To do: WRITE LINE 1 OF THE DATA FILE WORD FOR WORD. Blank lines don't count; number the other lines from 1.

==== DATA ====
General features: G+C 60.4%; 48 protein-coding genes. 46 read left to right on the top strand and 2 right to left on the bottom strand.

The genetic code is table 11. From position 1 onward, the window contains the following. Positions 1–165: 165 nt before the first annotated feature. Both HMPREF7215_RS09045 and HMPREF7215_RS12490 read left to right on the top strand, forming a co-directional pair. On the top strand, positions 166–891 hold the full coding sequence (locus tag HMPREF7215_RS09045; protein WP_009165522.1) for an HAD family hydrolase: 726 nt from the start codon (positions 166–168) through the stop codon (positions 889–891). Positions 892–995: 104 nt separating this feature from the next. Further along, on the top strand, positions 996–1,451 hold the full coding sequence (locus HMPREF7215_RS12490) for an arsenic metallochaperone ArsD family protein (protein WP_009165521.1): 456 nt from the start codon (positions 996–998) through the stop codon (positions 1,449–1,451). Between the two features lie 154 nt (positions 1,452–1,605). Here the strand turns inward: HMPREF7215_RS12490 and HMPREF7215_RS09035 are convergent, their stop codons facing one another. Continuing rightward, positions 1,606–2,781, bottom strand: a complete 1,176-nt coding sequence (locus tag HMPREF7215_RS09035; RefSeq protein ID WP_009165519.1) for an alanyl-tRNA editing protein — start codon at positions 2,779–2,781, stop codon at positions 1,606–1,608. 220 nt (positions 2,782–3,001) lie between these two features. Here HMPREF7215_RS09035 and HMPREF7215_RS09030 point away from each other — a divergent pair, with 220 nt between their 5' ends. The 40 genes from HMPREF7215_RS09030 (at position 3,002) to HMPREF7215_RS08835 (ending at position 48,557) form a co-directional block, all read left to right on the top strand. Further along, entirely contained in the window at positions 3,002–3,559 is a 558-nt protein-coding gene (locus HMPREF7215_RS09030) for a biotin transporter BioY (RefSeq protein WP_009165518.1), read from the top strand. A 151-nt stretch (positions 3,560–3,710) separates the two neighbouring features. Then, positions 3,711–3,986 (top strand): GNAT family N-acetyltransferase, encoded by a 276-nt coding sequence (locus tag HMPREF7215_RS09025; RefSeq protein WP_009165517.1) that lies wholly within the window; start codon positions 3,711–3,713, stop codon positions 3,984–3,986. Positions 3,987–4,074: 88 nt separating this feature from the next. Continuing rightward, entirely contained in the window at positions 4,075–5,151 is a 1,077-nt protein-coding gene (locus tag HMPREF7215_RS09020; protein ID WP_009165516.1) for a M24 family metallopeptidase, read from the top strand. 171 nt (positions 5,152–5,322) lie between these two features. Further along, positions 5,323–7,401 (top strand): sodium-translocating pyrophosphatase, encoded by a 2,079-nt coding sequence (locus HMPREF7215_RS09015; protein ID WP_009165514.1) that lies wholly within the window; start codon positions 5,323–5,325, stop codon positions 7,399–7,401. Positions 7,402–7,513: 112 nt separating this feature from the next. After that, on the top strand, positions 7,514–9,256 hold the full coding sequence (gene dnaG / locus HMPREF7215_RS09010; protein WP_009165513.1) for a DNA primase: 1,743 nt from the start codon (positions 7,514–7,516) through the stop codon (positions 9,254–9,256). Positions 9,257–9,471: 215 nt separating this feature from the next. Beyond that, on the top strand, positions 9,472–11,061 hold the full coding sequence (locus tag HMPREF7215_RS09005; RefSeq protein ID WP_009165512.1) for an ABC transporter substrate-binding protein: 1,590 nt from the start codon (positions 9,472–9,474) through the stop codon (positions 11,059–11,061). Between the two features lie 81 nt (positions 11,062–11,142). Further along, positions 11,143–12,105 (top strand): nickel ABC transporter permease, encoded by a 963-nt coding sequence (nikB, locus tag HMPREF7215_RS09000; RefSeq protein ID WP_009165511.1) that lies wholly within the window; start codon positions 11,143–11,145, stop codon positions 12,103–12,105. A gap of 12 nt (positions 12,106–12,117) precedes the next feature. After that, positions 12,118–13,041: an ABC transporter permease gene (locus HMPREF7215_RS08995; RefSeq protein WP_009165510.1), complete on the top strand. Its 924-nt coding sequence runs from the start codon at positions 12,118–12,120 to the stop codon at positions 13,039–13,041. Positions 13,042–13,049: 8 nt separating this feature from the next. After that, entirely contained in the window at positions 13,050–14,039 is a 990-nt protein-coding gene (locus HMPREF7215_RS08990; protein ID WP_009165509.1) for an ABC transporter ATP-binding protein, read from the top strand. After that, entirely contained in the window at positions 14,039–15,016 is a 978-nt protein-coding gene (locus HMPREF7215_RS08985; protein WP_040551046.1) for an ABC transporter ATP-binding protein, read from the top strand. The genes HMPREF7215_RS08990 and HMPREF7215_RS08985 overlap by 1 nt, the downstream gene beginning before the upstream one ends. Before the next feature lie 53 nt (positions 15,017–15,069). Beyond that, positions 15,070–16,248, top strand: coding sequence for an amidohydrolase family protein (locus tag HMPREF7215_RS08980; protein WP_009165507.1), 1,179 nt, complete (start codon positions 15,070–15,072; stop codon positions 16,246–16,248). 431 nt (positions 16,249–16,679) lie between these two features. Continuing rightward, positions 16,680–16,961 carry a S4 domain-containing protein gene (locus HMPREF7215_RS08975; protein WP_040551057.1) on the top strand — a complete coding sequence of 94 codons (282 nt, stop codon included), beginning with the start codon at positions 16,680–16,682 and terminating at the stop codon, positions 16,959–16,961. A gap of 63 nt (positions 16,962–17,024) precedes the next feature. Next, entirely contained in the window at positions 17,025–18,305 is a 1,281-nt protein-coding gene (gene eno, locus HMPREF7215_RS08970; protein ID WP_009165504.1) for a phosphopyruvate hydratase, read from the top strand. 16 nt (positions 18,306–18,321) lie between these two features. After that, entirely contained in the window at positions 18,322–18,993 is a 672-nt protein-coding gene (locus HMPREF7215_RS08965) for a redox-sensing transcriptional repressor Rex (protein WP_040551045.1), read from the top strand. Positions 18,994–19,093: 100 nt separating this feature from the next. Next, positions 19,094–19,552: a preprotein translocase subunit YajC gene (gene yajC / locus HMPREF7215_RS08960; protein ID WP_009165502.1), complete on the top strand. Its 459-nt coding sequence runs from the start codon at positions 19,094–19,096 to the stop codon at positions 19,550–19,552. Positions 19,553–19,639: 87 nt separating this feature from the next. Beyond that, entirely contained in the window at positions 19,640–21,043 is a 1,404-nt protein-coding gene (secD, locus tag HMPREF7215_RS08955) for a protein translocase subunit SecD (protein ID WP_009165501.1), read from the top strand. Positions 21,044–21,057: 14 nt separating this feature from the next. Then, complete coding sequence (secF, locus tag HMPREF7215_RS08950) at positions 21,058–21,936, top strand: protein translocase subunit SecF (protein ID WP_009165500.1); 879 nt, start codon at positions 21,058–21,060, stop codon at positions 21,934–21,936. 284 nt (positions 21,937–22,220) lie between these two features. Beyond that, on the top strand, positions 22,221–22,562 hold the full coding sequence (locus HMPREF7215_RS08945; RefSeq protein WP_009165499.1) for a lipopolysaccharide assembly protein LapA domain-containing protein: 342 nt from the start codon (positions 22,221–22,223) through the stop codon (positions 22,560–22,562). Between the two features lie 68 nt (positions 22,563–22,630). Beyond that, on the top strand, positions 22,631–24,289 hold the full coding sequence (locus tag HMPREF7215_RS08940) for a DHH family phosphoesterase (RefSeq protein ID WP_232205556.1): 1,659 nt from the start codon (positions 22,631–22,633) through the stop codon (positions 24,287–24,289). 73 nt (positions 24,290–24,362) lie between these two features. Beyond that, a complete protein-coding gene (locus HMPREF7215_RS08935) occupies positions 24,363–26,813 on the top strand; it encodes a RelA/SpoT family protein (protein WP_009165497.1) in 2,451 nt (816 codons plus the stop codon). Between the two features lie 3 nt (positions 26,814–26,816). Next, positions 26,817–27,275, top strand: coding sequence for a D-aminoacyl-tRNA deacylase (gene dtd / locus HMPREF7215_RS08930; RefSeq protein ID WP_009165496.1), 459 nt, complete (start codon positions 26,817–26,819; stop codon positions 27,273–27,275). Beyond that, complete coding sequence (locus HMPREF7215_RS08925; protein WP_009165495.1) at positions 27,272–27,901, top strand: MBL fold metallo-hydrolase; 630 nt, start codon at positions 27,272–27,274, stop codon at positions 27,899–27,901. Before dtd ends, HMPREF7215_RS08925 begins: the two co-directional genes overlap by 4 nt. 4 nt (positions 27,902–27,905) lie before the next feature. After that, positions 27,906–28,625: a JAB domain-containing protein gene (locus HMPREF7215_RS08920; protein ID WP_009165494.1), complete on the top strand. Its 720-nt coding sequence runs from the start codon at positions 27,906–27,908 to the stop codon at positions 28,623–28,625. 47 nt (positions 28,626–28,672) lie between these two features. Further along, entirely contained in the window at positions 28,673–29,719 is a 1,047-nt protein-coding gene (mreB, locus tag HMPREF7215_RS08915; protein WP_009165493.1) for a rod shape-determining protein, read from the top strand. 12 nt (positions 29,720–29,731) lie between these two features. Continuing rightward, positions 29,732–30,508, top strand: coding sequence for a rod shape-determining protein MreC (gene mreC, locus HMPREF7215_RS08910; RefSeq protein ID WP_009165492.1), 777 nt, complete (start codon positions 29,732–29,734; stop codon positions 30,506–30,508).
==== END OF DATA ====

General features: G+C 60.4%; 48 protein-coding genes. 46 read left to right on the top strand and 2 right to left on the bottom strand.